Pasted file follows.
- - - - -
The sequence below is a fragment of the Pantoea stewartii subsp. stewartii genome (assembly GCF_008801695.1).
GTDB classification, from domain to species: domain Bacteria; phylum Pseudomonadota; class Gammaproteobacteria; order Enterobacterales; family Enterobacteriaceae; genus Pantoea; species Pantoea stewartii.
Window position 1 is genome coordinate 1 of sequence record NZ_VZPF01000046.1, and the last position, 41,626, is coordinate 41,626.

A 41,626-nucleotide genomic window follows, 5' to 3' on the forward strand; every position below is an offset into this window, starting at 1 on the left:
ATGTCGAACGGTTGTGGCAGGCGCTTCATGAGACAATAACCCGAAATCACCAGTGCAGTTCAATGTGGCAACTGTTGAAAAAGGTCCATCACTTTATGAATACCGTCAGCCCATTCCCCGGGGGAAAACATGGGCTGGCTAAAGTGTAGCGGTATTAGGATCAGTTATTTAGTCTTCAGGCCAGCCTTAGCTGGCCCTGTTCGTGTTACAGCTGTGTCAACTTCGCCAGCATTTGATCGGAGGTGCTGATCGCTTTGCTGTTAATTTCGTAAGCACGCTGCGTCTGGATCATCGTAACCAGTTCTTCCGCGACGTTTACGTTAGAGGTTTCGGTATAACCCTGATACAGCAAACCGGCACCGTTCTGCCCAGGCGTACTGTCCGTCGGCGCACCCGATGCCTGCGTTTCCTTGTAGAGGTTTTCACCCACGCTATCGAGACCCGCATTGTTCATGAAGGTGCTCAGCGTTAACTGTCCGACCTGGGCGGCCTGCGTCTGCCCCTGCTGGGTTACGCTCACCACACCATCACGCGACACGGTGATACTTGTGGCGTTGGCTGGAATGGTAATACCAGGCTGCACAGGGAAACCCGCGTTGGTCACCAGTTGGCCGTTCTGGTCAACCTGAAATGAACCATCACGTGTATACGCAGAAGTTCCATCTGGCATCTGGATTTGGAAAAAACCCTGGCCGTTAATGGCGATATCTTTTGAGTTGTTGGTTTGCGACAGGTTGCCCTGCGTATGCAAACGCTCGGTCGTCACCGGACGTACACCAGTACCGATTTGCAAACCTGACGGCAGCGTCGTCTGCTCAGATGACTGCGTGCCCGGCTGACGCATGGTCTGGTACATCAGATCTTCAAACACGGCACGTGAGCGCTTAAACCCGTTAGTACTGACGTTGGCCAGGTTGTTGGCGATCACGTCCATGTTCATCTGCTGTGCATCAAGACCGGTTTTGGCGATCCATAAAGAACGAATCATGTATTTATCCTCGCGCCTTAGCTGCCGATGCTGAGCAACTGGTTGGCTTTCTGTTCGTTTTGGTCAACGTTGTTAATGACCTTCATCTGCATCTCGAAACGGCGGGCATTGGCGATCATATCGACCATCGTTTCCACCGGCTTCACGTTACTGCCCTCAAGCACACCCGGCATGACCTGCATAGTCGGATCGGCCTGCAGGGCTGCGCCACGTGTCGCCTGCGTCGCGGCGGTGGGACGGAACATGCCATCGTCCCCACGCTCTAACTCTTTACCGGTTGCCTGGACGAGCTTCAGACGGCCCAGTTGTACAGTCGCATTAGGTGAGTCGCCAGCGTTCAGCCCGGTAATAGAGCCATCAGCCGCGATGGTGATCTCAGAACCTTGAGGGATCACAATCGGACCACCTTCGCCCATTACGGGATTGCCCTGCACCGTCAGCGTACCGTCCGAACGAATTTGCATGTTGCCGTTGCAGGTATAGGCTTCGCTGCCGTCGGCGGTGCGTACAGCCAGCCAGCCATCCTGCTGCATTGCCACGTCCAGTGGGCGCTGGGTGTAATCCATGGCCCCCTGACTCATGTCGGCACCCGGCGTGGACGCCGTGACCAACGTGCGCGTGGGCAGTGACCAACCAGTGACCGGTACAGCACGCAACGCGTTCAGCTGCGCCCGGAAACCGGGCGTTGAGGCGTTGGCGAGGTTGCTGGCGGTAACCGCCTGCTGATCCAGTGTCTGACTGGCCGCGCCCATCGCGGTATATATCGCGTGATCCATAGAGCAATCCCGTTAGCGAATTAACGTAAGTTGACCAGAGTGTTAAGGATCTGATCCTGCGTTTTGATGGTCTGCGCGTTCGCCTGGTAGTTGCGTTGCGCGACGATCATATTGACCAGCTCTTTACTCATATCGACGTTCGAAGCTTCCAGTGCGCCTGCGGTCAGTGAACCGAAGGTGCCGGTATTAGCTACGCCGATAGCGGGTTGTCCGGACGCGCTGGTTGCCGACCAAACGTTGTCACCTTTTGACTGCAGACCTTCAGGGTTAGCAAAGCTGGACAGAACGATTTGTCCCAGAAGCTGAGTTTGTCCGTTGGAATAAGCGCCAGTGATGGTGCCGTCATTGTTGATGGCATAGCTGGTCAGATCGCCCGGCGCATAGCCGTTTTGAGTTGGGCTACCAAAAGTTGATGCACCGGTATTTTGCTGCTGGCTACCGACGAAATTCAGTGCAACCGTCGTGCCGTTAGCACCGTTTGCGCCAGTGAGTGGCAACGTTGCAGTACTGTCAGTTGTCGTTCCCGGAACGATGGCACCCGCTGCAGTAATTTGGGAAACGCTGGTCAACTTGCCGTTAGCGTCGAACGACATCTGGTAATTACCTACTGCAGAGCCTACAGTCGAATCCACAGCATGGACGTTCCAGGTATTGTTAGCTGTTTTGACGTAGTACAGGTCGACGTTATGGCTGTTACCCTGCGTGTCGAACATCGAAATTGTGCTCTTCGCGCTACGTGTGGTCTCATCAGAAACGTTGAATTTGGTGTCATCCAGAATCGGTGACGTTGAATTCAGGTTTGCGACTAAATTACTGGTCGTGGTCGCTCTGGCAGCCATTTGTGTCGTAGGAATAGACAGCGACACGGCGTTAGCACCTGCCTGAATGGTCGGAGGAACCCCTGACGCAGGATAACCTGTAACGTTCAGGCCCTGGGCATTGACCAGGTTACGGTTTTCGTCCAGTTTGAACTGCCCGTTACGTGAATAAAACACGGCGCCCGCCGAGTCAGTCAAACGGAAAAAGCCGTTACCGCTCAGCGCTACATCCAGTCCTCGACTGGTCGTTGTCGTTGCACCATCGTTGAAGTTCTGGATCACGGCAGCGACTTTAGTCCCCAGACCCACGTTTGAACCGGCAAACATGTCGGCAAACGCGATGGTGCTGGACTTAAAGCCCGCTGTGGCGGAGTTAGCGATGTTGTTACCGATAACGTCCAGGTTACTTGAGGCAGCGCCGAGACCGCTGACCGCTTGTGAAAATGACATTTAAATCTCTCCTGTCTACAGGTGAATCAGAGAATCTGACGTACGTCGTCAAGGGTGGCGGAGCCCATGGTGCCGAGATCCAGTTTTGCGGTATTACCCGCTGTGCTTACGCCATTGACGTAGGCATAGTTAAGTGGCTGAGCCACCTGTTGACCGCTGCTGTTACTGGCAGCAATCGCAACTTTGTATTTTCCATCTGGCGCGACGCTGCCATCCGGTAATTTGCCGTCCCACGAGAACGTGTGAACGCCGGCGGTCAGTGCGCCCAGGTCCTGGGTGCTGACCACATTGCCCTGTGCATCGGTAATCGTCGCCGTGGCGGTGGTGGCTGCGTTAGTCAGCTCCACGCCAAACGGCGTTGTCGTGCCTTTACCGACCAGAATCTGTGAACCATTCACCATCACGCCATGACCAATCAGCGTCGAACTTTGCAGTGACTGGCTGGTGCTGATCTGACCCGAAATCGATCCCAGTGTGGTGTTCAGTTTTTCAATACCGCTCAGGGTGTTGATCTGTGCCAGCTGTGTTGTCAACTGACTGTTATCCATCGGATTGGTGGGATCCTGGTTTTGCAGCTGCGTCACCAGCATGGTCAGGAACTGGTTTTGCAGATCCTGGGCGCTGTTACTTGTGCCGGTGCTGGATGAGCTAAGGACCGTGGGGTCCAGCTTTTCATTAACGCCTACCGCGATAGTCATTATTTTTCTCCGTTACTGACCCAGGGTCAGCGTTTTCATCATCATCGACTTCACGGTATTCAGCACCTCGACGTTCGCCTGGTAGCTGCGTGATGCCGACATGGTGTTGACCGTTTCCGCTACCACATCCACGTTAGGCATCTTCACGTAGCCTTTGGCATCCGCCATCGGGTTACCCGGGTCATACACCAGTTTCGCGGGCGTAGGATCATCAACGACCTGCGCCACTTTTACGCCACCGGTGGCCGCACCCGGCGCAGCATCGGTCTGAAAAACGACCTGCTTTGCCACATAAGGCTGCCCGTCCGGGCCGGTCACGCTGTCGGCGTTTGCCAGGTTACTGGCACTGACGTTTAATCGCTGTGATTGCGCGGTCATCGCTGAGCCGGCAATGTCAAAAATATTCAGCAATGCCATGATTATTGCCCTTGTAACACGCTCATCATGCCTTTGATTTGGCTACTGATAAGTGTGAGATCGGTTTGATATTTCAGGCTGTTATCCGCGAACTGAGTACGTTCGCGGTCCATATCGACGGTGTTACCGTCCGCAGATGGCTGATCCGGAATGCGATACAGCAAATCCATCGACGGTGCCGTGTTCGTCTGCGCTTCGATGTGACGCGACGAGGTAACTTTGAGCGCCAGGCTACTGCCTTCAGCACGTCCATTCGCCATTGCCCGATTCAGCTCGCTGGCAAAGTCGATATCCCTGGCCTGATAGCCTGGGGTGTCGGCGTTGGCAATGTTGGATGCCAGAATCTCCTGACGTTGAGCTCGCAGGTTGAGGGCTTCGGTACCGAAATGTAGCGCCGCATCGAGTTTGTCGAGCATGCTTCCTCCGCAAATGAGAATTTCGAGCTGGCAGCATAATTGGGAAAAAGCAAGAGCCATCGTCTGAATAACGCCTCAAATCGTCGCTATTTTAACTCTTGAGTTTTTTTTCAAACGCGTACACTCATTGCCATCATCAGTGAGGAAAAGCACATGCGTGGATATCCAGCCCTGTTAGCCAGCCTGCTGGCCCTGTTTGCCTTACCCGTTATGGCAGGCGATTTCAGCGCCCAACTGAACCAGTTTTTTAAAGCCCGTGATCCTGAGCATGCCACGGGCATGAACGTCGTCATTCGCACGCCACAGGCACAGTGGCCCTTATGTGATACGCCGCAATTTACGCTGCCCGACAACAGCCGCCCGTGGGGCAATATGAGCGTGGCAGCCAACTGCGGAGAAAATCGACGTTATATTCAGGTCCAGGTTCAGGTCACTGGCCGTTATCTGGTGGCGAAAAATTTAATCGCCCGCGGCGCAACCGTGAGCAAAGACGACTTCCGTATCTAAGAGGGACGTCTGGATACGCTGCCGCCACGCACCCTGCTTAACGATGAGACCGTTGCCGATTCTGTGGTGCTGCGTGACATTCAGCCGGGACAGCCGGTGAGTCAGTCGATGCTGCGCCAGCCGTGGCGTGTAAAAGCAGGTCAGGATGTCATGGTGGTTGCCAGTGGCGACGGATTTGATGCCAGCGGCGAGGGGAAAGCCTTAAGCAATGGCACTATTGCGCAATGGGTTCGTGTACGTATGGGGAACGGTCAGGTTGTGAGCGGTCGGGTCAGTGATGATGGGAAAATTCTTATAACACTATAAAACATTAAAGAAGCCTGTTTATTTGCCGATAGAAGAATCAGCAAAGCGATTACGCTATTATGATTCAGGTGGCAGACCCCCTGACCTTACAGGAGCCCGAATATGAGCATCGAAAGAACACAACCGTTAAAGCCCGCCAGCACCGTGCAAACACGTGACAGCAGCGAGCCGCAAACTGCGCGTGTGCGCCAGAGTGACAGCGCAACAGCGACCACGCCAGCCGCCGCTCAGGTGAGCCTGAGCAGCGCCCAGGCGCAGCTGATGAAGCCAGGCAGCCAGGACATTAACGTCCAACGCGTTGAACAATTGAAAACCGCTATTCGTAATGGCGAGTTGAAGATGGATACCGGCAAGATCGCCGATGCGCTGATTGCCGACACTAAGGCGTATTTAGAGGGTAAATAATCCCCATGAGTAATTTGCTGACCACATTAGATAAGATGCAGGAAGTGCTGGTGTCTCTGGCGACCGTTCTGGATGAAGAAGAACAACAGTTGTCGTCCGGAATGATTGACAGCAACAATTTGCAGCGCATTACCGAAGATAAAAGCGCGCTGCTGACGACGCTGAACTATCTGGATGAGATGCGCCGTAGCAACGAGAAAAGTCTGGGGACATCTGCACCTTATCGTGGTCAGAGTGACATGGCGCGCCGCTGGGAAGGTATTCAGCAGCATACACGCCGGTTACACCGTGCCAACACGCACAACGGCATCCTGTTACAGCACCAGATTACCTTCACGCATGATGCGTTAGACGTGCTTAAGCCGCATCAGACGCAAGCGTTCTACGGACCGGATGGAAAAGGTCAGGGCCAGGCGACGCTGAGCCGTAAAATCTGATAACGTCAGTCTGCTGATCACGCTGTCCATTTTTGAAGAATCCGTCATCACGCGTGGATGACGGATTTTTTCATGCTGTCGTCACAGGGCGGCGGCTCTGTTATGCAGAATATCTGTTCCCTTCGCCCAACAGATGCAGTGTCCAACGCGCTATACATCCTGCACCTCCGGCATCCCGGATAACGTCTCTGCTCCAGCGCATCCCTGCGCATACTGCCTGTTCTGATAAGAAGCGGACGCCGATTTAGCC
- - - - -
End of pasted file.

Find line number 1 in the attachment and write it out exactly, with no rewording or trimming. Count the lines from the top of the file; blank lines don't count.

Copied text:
The sequence below is a fragment of the Pantoea stewartii subsp. stewartii genome (assembly GCF_008801695.1).